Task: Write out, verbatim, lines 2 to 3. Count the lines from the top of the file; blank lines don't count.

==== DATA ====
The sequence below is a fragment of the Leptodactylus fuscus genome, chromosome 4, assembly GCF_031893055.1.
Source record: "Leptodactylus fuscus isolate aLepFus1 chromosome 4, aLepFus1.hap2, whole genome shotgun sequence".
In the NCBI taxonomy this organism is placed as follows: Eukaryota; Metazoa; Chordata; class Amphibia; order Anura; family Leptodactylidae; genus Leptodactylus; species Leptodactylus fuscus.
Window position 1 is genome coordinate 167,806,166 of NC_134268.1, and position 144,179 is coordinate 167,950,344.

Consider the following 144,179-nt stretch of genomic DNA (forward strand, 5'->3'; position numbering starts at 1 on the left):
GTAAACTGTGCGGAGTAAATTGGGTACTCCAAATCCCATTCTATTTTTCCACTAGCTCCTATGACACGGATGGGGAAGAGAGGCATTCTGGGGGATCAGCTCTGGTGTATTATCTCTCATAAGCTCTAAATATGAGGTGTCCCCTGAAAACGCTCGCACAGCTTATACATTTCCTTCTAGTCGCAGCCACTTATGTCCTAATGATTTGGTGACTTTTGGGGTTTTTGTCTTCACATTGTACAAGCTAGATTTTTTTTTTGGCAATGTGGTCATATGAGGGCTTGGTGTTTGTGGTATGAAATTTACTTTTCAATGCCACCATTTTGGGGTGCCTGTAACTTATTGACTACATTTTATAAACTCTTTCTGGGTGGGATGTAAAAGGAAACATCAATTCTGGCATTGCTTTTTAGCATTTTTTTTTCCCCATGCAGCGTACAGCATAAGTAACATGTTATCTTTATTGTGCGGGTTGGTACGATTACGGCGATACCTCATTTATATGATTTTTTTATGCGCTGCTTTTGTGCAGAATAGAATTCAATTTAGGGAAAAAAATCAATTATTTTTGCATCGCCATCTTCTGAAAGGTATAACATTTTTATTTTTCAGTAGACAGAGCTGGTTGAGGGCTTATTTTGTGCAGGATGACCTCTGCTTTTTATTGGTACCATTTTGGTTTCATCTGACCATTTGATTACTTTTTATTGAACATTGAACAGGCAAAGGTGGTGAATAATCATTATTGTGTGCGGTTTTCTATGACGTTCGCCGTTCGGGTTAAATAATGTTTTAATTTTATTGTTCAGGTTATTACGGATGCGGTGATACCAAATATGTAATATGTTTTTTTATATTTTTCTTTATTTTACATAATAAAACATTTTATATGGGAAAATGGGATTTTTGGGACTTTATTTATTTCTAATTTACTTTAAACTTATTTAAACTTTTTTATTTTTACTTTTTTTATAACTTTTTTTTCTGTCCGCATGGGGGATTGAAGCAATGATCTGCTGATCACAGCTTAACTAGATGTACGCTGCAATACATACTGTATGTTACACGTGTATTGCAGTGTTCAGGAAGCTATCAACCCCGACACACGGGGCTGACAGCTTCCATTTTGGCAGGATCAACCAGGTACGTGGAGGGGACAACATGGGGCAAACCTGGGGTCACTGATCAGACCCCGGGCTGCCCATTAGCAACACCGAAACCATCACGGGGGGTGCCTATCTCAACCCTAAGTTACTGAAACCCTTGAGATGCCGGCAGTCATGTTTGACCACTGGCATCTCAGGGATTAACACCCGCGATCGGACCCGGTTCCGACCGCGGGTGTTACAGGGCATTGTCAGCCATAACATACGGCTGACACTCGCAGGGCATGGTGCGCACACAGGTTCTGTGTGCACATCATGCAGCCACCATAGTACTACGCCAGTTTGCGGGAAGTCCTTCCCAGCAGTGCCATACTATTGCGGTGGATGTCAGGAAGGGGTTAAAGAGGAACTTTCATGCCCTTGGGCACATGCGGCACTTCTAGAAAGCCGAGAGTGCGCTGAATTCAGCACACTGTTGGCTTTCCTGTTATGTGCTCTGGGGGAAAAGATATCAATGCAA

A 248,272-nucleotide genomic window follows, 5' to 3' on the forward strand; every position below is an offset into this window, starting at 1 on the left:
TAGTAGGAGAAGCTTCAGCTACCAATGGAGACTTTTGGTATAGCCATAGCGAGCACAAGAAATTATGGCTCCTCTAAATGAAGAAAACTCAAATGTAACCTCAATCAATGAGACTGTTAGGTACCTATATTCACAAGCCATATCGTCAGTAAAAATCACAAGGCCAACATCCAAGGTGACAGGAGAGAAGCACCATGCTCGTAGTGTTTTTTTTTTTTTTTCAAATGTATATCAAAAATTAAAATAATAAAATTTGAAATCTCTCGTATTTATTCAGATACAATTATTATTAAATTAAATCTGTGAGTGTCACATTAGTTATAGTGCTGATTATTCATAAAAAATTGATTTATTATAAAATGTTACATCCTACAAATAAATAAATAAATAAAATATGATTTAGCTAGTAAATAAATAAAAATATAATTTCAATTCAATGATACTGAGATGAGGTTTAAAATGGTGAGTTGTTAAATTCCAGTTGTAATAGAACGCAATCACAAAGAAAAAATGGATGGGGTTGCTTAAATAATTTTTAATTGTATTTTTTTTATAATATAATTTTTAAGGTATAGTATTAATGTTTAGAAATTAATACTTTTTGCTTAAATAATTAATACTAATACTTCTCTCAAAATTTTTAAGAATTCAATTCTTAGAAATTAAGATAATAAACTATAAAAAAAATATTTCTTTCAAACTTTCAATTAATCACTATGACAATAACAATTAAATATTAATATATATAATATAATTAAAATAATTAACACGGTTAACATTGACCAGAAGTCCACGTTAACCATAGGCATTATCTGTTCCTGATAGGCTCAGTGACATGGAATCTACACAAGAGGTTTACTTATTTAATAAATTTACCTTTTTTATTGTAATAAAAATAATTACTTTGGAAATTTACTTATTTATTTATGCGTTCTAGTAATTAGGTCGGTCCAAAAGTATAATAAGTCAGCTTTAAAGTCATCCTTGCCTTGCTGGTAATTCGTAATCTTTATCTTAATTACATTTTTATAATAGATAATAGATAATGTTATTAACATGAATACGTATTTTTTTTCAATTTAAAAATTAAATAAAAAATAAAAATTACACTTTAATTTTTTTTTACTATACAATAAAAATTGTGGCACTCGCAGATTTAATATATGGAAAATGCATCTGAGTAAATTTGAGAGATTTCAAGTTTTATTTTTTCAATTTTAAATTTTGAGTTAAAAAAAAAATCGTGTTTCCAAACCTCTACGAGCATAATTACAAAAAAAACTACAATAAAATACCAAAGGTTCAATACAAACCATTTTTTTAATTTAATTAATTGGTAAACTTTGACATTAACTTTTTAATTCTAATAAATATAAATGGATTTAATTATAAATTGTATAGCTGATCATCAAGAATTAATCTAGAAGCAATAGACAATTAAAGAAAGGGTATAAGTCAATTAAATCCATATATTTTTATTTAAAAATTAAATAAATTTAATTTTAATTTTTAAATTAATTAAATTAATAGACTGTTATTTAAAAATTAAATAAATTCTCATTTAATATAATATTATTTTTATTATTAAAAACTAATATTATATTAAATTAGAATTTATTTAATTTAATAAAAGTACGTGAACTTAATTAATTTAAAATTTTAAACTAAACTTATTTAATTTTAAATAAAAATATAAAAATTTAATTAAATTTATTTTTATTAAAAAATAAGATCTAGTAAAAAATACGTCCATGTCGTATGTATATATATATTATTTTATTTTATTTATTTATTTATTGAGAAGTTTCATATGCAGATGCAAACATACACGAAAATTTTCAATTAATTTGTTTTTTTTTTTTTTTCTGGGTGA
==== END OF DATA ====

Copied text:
Source record: "Leptodactylus fuscus isolate aLepFus1 chromosome 4, aLepFus1.hap2, whole genome shotgun sequence".
In the NCBI taxonomy this organism is placed as follows: Eukaryota; Metazoa; Chordata; class Amphibia; order Anura; family Leptodactylidae; genus Leptodactylus; species Leptodactylus fuscus.